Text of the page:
Wednesday, February 13, 2008

The sun is BIG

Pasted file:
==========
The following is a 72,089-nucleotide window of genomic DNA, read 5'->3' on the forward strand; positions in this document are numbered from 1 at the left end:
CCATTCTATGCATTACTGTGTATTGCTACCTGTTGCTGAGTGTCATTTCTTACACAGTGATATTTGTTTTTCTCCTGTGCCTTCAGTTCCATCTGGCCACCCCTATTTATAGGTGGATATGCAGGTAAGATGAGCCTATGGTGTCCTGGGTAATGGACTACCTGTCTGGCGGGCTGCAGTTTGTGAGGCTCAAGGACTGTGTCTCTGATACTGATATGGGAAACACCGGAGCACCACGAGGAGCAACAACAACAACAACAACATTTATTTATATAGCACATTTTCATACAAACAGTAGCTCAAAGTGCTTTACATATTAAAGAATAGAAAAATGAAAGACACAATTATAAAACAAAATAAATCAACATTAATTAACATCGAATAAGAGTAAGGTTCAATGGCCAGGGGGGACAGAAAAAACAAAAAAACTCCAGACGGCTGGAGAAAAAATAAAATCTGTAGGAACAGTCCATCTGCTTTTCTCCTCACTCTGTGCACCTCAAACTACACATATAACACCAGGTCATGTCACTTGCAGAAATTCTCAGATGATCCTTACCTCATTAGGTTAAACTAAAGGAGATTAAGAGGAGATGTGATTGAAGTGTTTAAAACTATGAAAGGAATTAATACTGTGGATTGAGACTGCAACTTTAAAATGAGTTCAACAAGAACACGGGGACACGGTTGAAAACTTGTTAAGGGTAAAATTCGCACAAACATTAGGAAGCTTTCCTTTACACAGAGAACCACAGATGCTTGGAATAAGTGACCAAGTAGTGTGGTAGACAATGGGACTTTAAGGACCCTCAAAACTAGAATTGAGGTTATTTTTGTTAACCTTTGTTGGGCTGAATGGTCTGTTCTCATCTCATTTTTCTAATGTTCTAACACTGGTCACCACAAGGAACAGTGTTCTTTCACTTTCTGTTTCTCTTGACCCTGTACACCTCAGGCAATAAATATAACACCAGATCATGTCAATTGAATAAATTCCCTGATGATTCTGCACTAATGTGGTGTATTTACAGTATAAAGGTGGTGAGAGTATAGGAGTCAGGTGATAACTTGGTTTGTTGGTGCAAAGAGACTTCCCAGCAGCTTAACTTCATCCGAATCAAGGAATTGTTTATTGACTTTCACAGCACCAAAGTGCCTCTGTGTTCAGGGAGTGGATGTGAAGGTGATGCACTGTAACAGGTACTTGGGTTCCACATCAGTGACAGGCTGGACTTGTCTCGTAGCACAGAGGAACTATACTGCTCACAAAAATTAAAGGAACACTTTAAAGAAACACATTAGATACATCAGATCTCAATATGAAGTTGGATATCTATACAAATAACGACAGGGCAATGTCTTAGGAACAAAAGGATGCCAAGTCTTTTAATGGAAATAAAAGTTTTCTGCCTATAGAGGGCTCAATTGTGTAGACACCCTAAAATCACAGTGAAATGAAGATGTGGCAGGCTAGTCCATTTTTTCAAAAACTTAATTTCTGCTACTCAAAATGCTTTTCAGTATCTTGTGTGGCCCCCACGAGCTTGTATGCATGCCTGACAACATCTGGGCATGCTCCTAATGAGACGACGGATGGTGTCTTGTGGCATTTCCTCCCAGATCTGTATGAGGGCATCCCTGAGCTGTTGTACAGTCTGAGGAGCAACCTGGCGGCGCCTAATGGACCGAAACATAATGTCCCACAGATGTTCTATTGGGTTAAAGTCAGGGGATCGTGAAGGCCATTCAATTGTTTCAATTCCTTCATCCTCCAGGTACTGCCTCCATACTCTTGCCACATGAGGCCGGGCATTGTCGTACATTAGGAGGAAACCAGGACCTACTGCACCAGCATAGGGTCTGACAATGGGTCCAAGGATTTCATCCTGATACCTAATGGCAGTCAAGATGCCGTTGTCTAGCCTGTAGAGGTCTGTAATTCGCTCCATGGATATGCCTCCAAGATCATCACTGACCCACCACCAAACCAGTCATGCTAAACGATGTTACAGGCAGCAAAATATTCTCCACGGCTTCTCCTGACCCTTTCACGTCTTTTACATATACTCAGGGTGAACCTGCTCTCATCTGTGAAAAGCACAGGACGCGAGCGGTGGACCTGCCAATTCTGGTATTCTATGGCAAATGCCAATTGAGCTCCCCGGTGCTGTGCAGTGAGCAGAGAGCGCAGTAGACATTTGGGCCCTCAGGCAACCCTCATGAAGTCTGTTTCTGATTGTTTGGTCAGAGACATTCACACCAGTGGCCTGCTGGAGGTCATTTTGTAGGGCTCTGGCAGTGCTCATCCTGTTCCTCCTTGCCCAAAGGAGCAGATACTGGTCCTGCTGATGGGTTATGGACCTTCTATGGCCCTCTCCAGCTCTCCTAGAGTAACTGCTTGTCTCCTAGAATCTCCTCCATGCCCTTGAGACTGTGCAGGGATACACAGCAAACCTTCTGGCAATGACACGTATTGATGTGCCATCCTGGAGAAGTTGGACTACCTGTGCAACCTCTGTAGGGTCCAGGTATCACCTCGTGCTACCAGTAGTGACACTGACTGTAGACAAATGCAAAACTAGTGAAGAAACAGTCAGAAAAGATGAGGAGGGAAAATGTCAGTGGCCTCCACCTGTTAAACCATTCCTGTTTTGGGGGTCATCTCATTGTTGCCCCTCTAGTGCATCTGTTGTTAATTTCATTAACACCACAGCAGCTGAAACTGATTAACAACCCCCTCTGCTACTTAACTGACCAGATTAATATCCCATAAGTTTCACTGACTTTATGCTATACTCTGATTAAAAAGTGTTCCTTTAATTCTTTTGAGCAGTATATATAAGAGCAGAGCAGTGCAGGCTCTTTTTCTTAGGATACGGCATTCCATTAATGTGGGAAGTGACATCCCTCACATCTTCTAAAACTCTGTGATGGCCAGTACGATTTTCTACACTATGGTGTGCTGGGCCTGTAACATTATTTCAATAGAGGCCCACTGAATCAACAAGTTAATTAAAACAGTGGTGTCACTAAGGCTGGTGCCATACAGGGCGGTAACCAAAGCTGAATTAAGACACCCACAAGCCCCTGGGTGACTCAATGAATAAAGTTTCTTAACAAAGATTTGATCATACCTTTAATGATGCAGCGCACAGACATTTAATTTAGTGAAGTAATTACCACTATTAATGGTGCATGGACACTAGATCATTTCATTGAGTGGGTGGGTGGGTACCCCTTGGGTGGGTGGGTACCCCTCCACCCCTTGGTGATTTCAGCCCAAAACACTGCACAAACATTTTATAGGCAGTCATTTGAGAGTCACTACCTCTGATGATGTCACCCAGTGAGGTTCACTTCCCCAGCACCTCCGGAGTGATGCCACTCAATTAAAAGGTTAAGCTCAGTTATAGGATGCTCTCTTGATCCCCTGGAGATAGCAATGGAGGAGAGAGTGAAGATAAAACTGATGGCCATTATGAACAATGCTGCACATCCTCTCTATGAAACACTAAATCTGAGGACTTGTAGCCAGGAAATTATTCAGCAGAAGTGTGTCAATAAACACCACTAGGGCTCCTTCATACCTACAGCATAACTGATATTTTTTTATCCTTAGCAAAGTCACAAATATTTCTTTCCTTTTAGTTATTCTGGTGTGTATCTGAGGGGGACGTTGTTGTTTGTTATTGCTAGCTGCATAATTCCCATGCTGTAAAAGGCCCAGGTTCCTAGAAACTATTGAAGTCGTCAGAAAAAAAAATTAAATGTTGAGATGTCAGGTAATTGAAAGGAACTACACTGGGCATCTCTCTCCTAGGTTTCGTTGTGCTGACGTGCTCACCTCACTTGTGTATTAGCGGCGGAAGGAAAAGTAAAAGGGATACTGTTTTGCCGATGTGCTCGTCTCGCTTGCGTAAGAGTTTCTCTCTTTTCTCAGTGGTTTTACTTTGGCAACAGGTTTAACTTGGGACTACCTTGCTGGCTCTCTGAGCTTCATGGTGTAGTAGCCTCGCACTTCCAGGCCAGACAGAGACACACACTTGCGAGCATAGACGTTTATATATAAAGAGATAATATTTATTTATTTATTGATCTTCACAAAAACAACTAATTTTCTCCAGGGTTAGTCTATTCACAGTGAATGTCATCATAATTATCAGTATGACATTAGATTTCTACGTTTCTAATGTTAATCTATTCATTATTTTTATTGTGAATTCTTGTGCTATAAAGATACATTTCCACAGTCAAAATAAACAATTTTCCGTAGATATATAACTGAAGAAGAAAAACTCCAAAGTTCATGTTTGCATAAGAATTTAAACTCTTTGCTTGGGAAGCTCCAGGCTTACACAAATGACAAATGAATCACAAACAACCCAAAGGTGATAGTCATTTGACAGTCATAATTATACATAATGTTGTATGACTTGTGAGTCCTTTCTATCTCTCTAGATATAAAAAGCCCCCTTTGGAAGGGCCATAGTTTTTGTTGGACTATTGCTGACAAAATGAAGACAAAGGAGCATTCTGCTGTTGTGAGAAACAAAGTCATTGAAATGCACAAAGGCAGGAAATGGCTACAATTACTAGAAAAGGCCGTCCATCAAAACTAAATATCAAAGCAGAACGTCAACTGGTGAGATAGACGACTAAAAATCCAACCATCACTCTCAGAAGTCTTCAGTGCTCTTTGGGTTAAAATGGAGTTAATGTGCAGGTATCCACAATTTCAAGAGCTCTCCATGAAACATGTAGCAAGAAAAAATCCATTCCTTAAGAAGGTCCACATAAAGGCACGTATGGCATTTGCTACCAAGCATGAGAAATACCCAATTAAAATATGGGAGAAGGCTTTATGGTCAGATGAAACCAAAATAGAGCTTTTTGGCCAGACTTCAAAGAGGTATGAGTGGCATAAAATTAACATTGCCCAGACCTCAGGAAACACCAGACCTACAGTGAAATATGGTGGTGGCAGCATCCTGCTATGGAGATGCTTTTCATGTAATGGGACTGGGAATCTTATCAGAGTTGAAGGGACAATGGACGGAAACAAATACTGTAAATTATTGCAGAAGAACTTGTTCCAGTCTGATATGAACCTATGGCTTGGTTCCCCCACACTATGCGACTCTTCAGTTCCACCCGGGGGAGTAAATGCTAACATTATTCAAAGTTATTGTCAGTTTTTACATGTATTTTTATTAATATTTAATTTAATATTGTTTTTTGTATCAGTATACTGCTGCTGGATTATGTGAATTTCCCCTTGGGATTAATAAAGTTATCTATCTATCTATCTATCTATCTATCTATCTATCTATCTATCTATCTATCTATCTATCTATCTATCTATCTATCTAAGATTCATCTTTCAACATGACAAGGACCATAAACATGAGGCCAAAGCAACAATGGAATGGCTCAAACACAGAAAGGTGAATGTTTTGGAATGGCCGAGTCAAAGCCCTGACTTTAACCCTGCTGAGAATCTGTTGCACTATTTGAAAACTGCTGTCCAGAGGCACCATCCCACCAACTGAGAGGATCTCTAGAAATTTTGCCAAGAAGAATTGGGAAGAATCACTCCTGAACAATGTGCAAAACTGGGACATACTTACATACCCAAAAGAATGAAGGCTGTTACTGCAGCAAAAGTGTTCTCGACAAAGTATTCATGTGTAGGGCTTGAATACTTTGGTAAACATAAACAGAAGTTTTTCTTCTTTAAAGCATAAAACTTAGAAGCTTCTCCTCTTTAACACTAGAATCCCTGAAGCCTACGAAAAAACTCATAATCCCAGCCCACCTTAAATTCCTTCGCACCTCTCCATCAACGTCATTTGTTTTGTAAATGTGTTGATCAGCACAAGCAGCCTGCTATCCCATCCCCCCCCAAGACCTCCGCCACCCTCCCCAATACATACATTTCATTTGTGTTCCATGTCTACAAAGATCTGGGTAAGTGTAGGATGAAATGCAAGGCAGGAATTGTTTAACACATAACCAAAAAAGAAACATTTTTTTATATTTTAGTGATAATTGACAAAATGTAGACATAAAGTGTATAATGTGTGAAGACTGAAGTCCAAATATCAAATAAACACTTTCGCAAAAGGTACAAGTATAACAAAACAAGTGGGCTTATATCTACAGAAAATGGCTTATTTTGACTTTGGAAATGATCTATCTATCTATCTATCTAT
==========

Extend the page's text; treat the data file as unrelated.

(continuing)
My experience at the Ashram was beyond compare. As a senior I have a unique perspective on the potential JanPlan’s can offer and I have found this experience to be the most rewarding January I have experienced through Colby, as well as being one of the most rewarding abroad experiences I have ever had. This program is unique in the Colby curriculum due to its central emphasis on community service abroad. The most important experience we all had was teaching the students of the Ashram, our academic analysis or cultural immersion was secondary to the education of the students. That is why this analysis comes as an afterthought to the core of our course, but it is through the academic articles that we discussed that an alternative perspective of our experience can be offered. Since I feel the JanPlan should focus on the education of the students I will treat the following as a guide for the most effective teaching of the Ashram students. Prior to our departure we prepared a number of lesson plans with no specific description of what to expect from the students. We requested their textbooks, or even a curriculum their teachers wanted us to focus on, but none came. In the material’s absence I resorted to my memory of early science and math classes. Unfortunately a 7th grade class here and students in class 7 in India are not equivalents; the language barrier is significant. This trend runs through every class and I found myself teaching similar material to students in class 5 and class 8. The similarities between these two classes are a product of their rout memorization of the material rather than their understanding of the concepts. The multiplication tables are memorized, but the significance of multiplication, and its use as an accelerated form of addition is non-existent. Class 5 spent the majority of their time learning addition and subtraction of fractions, but it was clear that they did not even have a firm grasp of multiplication. Class 8 spent a majority of time learning multiplication of decimals, and the inexperience with multiplication persisted. Within both of these classes mistakes arose due to simple disorganization and rushed mistakes that I could only attribute to the students attempts to please the teacher and to be the first one to finish the assigned problem. Even if the student wrote every variable of an equation at the top of a sheet of paper and assigned every variable in problem appropriately they would not be able to get the right answer because they would omit essential pieces such as the entire denominator. These mistakes were due to their method of learning; memorization and regurgitation did not allow them to develop their own understanding of the concepts, and it in fact hindered their ability to understand new concepts that did not conform to their previously experienced material. This trend continued with the students that I tutored. The Oxford published ICSE books encouraged the memorization of bold terms rather than an understanding of the concepts, and the emphasis the national exams placed on this material was so great that even when I could positively identify mistakes in the university published material my student, Neema, insisted on reviewing the books definition rather than the correct one. I feel this, and the system of regurgitation is the most important thing for me to address in the context of the academic works that supplemented our time in India. The European published textbook, and the American students arrive at the Ashram and do not encourage the subalternaties of the students, but perpetuate the Eurocentrism that has so severely damaged India. The need to memorize and recite exactly what is taught is an attempt to improve their position in the world, to continue into university and beyond, but they are never learning the material they are just good at describing it. I think that this opinion is a product of the material that I taught. Math and science are not disciplines that encourage a variety of answers, it supports a multitude of paths to the correct answer, but there is always one. These are not supported by Chakrabarty or Gandhi since there is no other answer for what 2*2 is, there is not a subaltern perspective here, but there may be a subaltern method of reaching the answer. Unfortunately the students are not offered a freedom to experience or develop their own methods, they are taught that there is a single method and they must follow it. This is why I feel the music curriculum of the Ashram to be essential, and a continuing experience with math and science to be a future source of creative expression. There must be a freedom to develop one’s own path to knowledge, they must be able to figure out the best way that they understand the concepts, and instead of being told how to get to the answer they should discover a unique way they can get there. Music is easily understood as a creative endeavor that gives the students freedom of expression, but science and math is rarely viewed as creative. I feel that we illustrated how this is not true with our fun solar system song, but these subjects will never develop the conceptual or creative aspects of the students’ brains unless they are given continued freedom to explore the intricacies of numbers and scientific observation. These is not possible through the recite and repeat method employed at the Ashram, but would correspond directly with Chakrabarty’s praise for the knowledge stored in the well of the subaltern groups.

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